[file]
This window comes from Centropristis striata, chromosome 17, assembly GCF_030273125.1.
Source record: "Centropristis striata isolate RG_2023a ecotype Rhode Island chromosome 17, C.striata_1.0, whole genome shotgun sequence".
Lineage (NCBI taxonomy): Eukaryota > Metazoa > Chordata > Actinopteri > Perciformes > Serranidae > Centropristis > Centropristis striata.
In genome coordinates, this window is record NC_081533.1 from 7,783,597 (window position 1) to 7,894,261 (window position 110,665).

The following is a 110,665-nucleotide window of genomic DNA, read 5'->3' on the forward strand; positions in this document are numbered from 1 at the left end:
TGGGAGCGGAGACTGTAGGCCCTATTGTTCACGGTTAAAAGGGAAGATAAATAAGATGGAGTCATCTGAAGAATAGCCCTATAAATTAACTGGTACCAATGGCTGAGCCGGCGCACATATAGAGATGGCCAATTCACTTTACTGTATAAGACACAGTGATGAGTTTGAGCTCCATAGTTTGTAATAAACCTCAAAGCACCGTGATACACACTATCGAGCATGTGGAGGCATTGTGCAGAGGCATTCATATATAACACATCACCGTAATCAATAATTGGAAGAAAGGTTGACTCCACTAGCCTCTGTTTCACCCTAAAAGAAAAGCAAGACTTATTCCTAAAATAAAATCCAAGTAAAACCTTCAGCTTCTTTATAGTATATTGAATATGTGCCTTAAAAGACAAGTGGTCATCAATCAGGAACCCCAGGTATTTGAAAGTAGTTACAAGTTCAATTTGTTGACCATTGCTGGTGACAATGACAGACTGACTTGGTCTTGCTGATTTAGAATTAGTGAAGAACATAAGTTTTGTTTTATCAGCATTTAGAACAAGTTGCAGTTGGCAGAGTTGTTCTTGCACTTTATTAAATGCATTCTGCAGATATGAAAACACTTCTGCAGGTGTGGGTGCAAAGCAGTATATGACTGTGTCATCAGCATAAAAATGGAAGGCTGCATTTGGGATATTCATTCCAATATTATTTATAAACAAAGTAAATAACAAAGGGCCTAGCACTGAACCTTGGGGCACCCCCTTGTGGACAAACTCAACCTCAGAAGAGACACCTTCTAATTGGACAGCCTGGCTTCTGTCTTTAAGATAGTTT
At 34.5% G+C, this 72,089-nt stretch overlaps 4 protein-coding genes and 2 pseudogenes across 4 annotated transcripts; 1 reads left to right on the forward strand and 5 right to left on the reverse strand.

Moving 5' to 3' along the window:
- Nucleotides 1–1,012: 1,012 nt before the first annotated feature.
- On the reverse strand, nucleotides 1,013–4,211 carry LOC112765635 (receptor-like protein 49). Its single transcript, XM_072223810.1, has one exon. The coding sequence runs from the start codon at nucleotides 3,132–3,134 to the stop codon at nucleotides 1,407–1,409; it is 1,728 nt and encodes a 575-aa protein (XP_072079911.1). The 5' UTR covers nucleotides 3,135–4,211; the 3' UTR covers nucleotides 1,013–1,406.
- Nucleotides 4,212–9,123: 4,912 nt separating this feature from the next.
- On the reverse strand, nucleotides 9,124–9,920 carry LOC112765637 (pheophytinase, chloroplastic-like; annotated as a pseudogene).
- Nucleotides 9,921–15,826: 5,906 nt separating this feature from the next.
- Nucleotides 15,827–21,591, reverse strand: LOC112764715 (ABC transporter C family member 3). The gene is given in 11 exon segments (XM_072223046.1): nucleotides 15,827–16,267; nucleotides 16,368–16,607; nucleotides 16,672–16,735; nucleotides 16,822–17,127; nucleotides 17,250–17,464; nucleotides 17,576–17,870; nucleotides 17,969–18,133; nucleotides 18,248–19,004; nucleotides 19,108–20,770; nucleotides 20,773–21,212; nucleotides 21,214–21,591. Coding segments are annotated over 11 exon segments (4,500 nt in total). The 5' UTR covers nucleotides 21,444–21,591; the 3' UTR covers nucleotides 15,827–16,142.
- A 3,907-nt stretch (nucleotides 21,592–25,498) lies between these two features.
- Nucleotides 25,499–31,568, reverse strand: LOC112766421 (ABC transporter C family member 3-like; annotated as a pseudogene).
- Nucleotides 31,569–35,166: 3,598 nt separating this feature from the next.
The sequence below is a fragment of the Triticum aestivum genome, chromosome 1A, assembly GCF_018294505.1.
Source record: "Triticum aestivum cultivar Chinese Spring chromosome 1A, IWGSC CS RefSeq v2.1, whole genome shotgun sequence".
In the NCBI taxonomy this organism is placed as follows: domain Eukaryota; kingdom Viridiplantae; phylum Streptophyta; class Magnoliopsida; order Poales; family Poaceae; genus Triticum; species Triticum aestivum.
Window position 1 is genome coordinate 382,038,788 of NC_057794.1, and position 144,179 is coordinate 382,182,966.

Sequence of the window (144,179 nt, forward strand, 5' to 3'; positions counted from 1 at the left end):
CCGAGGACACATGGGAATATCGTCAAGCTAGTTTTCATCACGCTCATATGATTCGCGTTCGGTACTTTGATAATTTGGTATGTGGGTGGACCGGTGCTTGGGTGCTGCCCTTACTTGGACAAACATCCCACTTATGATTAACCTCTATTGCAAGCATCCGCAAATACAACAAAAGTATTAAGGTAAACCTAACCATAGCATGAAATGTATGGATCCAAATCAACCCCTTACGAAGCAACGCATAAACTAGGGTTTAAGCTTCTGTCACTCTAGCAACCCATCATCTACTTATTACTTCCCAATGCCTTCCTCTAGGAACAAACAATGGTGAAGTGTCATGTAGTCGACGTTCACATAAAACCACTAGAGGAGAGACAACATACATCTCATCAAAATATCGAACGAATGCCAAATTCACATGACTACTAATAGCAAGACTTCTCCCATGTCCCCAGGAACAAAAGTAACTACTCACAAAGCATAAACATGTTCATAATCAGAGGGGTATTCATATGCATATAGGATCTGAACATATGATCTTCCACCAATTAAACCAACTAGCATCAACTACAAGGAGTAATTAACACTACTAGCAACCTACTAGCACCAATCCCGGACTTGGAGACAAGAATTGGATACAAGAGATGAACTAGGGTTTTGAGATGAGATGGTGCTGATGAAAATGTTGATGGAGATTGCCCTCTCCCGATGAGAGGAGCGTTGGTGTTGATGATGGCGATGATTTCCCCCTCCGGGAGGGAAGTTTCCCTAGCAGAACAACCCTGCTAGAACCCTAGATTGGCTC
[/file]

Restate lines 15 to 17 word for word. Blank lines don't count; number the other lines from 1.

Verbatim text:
- A 3,907-nt stretch (nucleotides 21,592–25,498) lies between these two features.
- Nucleotides 25,499–31,568, reverse strand: LOC112766421 (ABC transporter C family member 3-like; annotated as a pseudogene).
- Nucleotides 31,569–35,166: 3,598 nt separating this feature from the next.